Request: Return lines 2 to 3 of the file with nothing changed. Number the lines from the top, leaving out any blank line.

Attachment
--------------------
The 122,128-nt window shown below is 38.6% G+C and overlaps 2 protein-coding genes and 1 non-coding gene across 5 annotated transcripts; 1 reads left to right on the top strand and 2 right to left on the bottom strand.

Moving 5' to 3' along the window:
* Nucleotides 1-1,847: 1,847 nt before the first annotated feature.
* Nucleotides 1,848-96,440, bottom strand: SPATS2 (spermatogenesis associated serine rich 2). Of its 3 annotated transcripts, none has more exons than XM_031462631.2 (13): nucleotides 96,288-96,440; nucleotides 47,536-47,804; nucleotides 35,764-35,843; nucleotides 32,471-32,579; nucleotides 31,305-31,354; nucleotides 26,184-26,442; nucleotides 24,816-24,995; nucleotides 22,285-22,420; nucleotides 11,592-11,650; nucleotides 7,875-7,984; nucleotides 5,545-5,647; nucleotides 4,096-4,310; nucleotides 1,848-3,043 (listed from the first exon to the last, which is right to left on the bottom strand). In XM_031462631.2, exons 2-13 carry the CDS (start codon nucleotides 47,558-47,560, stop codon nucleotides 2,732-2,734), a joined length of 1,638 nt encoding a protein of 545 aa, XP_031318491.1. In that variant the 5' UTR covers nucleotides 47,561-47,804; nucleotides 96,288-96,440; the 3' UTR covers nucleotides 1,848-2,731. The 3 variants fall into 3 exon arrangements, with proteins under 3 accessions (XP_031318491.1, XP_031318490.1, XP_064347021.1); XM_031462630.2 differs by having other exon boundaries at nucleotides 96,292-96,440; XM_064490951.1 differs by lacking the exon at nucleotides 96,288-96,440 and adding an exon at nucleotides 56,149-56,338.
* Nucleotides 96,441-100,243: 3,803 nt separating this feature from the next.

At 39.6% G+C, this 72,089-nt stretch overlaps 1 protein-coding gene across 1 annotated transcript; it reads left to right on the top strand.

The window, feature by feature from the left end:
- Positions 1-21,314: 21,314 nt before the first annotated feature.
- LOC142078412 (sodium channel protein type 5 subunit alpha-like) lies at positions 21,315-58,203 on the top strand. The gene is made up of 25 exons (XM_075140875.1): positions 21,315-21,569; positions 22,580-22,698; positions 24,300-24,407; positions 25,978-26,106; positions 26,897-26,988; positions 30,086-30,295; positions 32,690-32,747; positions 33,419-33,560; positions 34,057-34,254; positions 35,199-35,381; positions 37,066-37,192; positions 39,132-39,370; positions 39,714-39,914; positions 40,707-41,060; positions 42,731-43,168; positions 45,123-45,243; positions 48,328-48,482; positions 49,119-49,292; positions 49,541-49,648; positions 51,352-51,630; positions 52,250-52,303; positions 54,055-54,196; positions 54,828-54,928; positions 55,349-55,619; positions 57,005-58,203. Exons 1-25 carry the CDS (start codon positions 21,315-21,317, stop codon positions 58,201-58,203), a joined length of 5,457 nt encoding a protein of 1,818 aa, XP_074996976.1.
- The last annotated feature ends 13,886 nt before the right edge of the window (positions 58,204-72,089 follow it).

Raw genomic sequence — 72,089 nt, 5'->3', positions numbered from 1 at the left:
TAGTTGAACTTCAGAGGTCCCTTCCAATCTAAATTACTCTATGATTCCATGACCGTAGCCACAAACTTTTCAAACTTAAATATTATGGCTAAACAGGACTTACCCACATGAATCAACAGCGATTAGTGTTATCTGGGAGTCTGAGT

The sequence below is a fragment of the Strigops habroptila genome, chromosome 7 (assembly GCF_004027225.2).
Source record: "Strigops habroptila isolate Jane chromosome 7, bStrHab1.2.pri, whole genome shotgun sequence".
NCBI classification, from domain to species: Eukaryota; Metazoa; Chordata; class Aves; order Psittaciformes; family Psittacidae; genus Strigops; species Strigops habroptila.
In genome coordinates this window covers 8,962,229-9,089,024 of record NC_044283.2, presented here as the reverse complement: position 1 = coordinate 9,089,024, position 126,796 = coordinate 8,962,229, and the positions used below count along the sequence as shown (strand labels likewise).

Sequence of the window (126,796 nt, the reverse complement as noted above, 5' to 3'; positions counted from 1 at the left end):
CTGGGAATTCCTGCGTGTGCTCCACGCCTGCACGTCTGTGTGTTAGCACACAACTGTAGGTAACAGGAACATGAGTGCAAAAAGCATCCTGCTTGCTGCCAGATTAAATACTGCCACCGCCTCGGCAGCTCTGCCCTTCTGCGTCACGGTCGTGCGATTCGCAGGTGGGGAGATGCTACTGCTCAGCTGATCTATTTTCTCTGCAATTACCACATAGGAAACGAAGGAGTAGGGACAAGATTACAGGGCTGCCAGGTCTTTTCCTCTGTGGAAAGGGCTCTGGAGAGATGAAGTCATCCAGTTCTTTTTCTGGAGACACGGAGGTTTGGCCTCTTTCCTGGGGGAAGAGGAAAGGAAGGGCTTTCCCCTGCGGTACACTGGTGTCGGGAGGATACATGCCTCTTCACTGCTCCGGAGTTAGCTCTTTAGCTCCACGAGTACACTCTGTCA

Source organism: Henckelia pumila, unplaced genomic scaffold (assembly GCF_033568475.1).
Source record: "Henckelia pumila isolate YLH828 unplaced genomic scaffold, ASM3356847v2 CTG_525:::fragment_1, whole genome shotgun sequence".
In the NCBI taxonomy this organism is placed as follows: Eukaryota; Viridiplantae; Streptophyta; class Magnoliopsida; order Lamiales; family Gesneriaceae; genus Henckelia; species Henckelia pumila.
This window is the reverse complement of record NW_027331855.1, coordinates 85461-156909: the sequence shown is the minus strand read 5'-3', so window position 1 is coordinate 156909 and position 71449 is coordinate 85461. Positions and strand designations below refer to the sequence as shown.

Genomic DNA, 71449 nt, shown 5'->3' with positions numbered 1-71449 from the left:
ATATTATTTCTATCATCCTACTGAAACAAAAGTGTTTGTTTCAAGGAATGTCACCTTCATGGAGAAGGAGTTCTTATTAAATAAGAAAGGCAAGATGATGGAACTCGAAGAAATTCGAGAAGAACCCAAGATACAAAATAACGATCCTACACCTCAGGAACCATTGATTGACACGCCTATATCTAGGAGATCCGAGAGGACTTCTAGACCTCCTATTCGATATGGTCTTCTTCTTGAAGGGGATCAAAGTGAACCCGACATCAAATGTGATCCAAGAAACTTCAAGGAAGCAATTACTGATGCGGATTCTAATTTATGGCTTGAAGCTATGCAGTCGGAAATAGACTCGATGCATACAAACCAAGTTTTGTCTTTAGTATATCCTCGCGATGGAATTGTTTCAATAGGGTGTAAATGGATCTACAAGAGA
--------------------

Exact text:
Moving 5' to 3' along the window:
* Nucleotides 1-1,847: 1,847 nt before the first annotated feature.